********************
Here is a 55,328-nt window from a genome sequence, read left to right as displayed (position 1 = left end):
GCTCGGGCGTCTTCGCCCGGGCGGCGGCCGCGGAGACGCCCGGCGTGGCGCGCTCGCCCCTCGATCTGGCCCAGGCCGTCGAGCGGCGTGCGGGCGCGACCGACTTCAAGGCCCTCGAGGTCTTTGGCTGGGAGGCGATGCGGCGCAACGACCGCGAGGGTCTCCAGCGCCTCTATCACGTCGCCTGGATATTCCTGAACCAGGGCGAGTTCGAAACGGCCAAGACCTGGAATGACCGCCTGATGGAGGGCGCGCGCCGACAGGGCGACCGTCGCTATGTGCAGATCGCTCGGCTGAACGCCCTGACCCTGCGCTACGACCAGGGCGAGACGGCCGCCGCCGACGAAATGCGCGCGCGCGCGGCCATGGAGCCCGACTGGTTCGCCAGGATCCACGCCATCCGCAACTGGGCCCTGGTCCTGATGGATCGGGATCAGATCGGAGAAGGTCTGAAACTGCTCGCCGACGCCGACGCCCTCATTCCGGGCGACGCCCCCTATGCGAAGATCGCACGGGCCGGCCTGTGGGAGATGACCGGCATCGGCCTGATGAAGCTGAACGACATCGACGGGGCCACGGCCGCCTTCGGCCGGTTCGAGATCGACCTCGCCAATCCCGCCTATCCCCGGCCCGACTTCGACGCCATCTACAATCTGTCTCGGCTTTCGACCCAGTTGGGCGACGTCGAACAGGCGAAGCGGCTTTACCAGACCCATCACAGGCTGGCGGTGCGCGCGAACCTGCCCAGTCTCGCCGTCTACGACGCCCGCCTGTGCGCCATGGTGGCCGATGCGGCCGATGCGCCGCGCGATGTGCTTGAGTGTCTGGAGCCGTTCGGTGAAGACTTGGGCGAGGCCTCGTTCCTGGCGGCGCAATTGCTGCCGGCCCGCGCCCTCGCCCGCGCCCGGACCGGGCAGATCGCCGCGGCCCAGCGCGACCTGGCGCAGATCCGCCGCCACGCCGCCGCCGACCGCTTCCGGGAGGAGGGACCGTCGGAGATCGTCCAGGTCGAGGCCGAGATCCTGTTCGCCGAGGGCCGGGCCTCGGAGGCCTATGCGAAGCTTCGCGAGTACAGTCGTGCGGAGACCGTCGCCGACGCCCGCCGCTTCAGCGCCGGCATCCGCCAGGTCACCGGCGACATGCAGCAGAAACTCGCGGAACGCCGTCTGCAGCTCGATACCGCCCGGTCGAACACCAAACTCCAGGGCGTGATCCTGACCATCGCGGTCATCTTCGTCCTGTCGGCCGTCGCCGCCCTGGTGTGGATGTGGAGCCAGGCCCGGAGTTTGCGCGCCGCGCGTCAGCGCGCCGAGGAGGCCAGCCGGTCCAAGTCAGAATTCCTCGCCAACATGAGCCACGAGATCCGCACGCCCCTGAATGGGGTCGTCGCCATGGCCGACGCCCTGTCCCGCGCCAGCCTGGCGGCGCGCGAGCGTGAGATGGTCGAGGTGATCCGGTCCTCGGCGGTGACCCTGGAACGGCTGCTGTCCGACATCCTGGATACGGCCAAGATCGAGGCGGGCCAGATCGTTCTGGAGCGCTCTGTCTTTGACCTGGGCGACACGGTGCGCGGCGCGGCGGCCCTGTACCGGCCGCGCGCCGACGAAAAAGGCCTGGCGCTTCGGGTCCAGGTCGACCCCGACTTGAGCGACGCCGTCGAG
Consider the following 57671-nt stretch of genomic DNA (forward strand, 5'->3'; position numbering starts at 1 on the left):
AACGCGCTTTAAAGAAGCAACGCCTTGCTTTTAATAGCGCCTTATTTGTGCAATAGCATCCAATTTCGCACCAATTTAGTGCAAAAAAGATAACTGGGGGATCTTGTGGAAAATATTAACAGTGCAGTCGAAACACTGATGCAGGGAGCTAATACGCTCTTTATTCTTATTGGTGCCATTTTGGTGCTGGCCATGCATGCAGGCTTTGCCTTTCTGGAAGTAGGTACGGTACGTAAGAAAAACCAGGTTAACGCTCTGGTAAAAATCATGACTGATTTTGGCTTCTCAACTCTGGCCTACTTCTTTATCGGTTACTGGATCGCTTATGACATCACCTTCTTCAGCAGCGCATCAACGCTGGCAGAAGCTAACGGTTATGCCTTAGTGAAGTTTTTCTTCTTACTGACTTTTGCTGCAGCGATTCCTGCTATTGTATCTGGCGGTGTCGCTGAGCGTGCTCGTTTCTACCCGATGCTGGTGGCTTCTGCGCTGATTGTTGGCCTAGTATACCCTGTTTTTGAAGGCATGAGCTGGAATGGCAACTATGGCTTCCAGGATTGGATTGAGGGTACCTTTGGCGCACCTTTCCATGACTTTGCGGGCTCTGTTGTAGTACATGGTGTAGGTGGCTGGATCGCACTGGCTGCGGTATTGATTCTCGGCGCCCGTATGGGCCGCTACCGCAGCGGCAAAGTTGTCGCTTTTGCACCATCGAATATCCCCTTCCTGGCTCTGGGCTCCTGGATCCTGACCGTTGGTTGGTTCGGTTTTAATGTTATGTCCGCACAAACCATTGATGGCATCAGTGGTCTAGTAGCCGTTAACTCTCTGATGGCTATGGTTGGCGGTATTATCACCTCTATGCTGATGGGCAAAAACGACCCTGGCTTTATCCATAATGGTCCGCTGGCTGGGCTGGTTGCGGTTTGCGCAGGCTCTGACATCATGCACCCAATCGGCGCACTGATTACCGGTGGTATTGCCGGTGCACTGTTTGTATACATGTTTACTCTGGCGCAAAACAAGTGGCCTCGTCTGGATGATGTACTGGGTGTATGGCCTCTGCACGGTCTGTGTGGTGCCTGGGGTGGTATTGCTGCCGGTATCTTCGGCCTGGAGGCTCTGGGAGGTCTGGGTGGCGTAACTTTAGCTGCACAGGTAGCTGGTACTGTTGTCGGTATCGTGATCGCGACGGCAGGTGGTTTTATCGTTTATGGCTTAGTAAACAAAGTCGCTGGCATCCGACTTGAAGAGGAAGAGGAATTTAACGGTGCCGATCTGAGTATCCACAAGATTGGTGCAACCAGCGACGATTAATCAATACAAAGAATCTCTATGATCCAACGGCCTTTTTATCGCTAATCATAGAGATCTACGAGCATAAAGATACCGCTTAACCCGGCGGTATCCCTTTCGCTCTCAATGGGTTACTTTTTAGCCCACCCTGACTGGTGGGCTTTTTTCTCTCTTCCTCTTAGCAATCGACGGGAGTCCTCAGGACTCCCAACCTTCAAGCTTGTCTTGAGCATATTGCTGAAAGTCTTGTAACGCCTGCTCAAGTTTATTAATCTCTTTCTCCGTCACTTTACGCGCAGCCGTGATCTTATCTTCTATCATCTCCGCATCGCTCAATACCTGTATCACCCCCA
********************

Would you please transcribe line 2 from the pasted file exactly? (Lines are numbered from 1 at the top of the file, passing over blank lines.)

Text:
GCTCGGGCGTCTTCGCCCGGGCGGCGGCCGCGGAGACGCCCGGCGTGGCGCGCTCGCCCCTCGATCTGGCCCAGGCCGTCGAGCGGCGTGCGGGCGCGACCGACTTCAAGGCCCTCGAGGTCTTTGGCTGGGAGGCGATGCGGCGCAACGACCGCGAGGGTCTCCAGCGCCTCTATCACGTCGCCTGGATATTCCTGAACCAGGGCGAGTTCGAAACGGCCAAGACCTGGAATGACCGCCTGATGGAGGGCGCGCGCCGACAGGGCGACCGTCGCTATGTGCAGATCGCTCGGCTGAACGCCCTGACCCTGCGCTACGACCAGGGCGAGACGGCCGCCGCCGACGAAATGCGCGCGCGCGCGGCCATGGAGCCCGACTGGTTCGCCAGGATCCACGCCATCCGCAACTGGGCCCTGGTCCTGATGGATCGGGATCAGATCGGAGAAGGTCTGAAACTGCTCGCCGACGCCGACGCCCTCATTCCGGGCGACGCCCCCTATGCGAAGATCGCACGGGCCGGCCTGTGGGAGATGACCGGCATCGGCCTGATGAAGCTGAACGACATCGACGGGGCCACGGCCGCCTTCGGCCGGTTCGAGATCGACCTCGCCAATCCCGCCTATCCCCGGCCCGACTTCGACGCCATCTACAATCTGTCTCGGCTTTCGACCCAGTTGGGCGACGTCGAACAGGCGAAGCGGCTTTACCAGACCCATCACAGGCTGGCGGTGCGCGCGAACCTGCCCAGTCTCGCCGTCTACGACGCCCGCCTGTGCGCCATGGTGGCCGATGCGGCCGATGCGCCGCGCGATGTGCTTGAGTGTCTGGAGCCGTTCGGTGAAGACTTGGGCGAGGCCTCGTTCCTGGCGGCGCAATTGCTGCCGGCCCGCGCCCTCGCCCGCGCCCGGACCGGGCAGATCGCCGCGGCCCAGCGCGACCTGGCGCAGATCCGCCGCCACGCCGCCGCCGACCGCTTCCGGGAGGAGGGACCGTCGGAGATCGTCCAGGTCGAGGCCGAGATCCTGTTCGCCGAGGGCCGGGCCTCGGAGGCCTATGCGAAGCTTCGCGAGTACAGTCGTGCGGAGACCGTCGCCGACGCCCGCCGCTTCAGCGCCGGCATCCGCCAGGTCACCGGCGACATGCAGCAGAAACTCGCGGAACGCCGTCTGCAGCTCGATACCGCCCGGTCGAACACCAAACTCCAGGGCGTGATCCTGACCATCGCGGTCATCTTCGTCCTGTCGGCCGTCGCCGCCCTGGTGTGGATGTGGAGCCAGGCCCGGAGTTTGCGCGCCGCGCGTCAGCGCGCCGAGGAGGCCAGCCGGTCCAAGTCAGAATTCCTCGCCAACATGAGCCACGAGATCCGCACGCCCCTGAATGGGGTCGTCGCCATGGCCGACGCCCTGTCCCGCGCCAGCCTGGCGGCGCGCGAGCGTGAGATGGTCGAGGTGATCCGGTCCTCGGCGGTGACCCTGGAACGGCTGCTGTCCGACATCCTGGATACGGCCAAGATCGAGGCGGGCCAGATCGTTCTGGAGCGCTCTGTCTTTGACCTGGGCGACACGGTGCGCGGCGCGGCGGCCCTGTACCGGCCGCGCGCCGACGAAAAAGGCCTGGCGCTTCGGGTCCAGGTCGACCCCGACTTGAGCGACGCCGTCGAG